Checking in on your mates and raising awareness about mental wellbeing are the focus of Investec Super Rugby's HeadFirst Round this week.
The themed round is driven by New Zealand Rugby’s (NZR) wellbeing programme, HeadFirst, which supports players, their families and the rugby community to develop Fit minds for tough times.
While this year’s HeadFirst Round has been on the calendar for some time, the outpouring of emotion from all around New Zealand after the tragic events in Christchurch further remind us of the importance of checking in with our mates and looking after each other.
NZR Education and Wellbeing Manager, Nathan Price, said the 2019 campaign built on last year’s ‘Bubble Round’, which encouraged people to burst the bubble on mental health and talk more openly about life's ups and downs.
“This year’s HeadFirst Round takes this idea one step further and aims to raise awareness about some of the barriers to ‘having the conversation’, mostly awkwardness,” Price said.
“There’s sometimes a stigma around talking about our mental health and asking others how they are, especially for young people. People are often worried they’ll say the wrong thing, and this can be a massive barrier to having genuine conversations about how we’re feeling.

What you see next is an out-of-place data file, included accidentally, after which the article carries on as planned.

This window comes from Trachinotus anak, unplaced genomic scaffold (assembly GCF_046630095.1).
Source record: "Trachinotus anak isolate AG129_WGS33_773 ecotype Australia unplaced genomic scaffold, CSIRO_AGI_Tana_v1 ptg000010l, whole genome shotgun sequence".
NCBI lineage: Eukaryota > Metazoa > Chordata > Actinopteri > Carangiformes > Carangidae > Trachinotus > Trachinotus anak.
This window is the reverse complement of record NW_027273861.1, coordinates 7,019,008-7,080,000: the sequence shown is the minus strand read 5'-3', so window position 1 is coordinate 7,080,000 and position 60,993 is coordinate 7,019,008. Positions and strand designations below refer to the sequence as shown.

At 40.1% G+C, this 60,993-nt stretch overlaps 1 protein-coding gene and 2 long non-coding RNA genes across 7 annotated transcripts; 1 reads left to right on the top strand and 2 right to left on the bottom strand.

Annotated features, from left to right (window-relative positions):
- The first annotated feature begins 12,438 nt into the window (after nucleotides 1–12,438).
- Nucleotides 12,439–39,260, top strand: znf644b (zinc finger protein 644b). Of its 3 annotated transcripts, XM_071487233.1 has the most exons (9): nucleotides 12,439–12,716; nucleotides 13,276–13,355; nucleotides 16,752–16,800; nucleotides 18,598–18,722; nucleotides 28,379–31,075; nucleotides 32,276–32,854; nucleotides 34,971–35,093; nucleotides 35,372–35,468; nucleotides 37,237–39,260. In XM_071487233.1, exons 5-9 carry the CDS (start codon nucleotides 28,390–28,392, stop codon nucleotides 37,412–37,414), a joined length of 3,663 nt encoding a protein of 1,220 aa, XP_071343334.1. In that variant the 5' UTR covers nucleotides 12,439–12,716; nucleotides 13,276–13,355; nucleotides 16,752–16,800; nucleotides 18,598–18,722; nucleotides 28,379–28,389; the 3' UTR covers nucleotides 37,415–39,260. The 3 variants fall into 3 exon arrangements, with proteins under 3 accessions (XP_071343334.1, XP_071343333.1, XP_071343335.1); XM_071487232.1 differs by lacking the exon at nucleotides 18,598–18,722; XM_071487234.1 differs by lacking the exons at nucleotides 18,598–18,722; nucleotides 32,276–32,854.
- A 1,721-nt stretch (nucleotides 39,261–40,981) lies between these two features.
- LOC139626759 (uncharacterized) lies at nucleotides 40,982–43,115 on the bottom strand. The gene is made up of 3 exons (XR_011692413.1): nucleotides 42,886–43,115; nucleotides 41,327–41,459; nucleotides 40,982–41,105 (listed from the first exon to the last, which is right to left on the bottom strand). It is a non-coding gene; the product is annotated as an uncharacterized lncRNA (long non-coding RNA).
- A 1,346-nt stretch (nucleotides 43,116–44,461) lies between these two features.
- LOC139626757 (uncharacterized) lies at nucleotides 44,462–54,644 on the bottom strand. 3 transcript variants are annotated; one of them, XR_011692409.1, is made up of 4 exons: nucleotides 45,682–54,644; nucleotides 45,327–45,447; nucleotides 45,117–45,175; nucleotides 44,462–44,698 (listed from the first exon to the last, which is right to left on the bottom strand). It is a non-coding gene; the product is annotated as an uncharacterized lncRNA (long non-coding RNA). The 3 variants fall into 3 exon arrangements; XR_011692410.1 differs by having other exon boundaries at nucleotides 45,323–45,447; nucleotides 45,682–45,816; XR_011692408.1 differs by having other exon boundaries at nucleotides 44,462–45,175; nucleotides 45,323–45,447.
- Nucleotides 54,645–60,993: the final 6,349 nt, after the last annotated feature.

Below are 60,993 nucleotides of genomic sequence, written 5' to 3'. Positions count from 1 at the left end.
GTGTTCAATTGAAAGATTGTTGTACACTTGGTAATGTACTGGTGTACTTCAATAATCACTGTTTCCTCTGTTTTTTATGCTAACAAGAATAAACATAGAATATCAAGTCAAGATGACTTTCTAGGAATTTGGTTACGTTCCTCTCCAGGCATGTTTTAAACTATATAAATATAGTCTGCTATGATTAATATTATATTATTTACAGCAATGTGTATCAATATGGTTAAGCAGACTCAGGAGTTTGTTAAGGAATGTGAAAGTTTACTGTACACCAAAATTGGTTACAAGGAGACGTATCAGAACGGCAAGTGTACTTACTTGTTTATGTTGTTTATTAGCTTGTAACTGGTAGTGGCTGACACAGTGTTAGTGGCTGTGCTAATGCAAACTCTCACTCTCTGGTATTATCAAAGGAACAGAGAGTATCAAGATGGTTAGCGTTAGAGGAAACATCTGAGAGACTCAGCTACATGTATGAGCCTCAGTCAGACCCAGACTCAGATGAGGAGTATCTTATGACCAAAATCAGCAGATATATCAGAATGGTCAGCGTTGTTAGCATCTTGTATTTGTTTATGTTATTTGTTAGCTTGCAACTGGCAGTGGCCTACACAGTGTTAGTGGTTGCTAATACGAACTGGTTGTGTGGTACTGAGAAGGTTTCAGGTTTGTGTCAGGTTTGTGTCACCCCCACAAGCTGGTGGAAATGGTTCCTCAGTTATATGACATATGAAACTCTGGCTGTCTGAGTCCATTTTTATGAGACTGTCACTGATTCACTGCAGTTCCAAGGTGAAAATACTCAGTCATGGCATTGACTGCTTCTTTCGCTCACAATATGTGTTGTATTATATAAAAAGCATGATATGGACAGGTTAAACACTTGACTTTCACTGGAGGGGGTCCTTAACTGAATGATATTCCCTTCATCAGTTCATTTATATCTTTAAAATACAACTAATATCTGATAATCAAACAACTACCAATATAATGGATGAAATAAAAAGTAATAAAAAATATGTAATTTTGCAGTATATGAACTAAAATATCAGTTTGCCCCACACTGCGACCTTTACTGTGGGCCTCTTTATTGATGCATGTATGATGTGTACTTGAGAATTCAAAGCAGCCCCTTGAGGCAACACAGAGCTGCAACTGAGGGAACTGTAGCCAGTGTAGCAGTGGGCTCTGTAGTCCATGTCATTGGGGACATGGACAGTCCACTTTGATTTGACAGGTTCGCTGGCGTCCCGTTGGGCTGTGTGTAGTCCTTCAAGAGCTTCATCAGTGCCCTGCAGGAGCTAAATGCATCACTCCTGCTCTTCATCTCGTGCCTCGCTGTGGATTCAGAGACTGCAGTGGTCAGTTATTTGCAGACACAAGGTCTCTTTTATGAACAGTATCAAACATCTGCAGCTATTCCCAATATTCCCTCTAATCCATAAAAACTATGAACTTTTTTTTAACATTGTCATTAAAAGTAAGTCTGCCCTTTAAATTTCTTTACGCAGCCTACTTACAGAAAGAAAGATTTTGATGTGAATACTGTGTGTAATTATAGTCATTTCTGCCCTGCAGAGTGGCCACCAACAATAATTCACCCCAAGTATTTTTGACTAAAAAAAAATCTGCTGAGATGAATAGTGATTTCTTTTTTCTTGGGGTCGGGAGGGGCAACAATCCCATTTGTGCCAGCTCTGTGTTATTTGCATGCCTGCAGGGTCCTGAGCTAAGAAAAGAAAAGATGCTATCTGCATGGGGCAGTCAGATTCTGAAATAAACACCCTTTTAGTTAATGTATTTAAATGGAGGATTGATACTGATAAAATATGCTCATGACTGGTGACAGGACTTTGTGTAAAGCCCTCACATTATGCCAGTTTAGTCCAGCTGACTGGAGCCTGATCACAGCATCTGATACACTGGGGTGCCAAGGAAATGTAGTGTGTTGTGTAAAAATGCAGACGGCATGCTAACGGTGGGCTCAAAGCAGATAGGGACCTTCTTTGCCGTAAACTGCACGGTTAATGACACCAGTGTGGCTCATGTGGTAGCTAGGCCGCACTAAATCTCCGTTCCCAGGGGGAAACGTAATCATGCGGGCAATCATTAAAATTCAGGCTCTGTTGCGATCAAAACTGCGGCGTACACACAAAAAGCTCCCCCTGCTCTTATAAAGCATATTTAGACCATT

“By using humour, the campaign addresses this and shows that although it can be awkward, it’s important to take time to check in with your mates and ask them how they really are.”
Players from each of New Zealand’s Super Rugby clubs feature prominently in the 2019 campaign video and were keen to support HeadFirst:
The HeadFirst Round kicks off this Friday, 22 March when the Blues play the Highlanders at Eden Park, followed by the Hurricanes match against the Stormers at Westpac Stadium on Saturday.
The Crusaders are away to the Waratahs on Saturday night, while the Chiefs play the Bulls in South Africa on Sunday morning (NZT).
Among those putting their weight behind the HeadFirst Round are HeadFirst Ambassadors Black Ferns Sevens Player Ruby Tui, All Black Nehe Milner-Skudder, and former All Black Keven Mealamu.
“You’d ask a mate how they’re going if they pulled a muscle – so checking in and asking how they’re doing is no different,” said Tui. “You might notice small changes in their behaviour, or that they seem a bit off.
“Checking in can be as simple as asking ‘how are you?’ or taking a them out for coffee. For me, the key thing is about being genuine and letting that person know you’re there when they’re ready to share.”
Price said it may seem simple but knowing how to check if someone is ok is an important part of being a good mate.
“It can be hard, but it doesn’t have to be. There’s lots of ways you can check in with your mates. Simple acts such as sending a text is a great way you can check in with people close to you.”
NOTE : Anyone seeking advice on mental health or wellbeing, or experiencing stress, anxiety or depression, can free call or text 1737 to chat to a trained professional